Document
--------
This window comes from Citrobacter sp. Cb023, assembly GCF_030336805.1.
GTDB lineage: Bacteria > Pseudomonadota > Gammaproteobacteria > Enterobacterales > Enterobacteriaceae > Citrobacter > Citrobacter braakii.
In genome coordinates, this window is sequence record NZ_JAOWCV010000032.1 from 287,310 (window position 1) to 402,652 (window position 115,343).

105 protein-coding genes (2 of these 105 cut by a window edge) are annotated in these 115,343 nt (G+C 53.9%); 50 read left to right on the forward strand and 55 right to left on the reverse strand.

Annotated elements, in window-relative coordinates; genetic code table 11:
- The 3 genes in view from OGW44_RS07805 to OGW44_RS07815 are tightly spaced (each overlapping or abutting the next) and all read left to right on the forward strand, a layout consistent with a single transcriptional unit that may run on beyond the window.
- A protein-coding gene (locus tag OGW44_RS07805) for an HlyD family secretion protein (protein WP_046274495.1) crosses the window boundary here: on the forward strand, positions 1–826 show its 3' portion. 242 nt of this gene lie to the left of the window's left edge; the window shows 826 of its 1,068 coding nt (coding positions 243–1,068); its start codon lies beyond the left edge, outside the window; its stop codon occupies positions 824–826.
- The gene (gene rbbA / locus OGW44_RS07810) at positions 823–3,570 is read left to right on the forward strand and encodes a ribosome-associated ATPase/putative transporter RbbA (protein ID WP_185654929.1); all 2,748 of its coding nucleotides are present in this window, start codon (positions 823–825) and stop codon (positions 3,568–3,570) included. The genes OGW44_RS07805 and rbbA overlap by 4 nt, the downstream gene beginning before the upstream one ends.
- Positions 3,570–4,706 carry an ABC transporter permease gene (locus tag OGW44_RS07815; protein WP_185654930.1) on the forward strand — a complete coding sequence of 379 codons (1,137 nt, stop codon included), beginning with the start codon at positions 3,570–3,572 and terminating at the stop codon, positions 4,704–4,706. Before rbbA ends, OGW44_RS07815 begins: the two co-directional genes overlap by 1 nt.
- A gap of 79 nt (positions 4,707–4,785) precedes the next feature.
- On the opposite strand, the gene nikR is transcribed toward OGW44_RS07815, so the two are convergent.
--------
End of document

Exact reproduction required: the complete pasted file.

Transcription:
This window comes from Citrobacter sp. Cb023, assembly GCF_030336805.1.
GTDB lineage: Bacteria > Pseudomonadota > Gammaproteobacteria > Enterobacterales > Enterobacteriaceae > Citrobacter > Citrobacter braakii.
In genome coordinates, this window is sequence record NZ_JAOWCV010000032.1 from 287,310 (window position 1) to 402,652 (window position 115,343).

105 protein-coding genes (2 of these 105 cut by a window edge) are annotated in these 115,343 nt (G+C 53.9%); 50 read left to right on the forward strand and 55 right to left on the reverse strand.

Annotated elements, in window-relative coordinates; genetic code table 11:
- The 3 genes in view from OGW44_RS07805 to OGW44_RS07815 are tightly spaced (each overlapping or abutting the next) and all read left to right on the forward strand, a layout consistent with a single transcriptional unit that may run on beyond the window.
- A protein-coding gene (locus tag OGW44_RS07805) for an HlyD family secretion protein (protein WP_046274495.1) crosses the window boundary here: on the forward strand, positions 1–826 show its 3' portion. 242 nt of this gene lie to the left of the window's left edge; the window shows 826 of its 1,068 coding nt (coding positions 243–1,068); its start codon lies beyond the left edge, outside the window; its stop codon occupies positions 824–826.
- The gene (gene rbbA / locus OGW44_RS07810) at positions 823–3,570 is read left to right on the forward strand and encodes a ribosome-associated ATPase/putative transporter RbbA (protein ID WP_185654929.1); all 2,748 of its coding nucleotides are present in this window, start codon (positions 823–825) and stop codon (positions 3,568–3,570) included. The genes OGW44_RS07805 and rbbA overlap by 4 nt, the downstream gene beginning before the upstream one ends.
- Positions 3,570–4,706 carry an ABC transporter permease gene (locus tag OGW44_RS07815; protein WP_185654930.1) on the forward strand — a complete coding sequence of 379 codons (1,137 nt, stop codon included), beginning with the start codon at positions 3,570–3,572 and terminating at the stop codon, positions 4,704–4,706. Before rbbA ends, OGW44_RS07815 begins: the two co-directional genes overlap by 1 nt.
- A gap of 79 nt (positions 4,707–4,785) precedes the next feature.
- On the opposite strand, the gene nikR is transcribed toward OGW44_RS07815, so the two are convergent.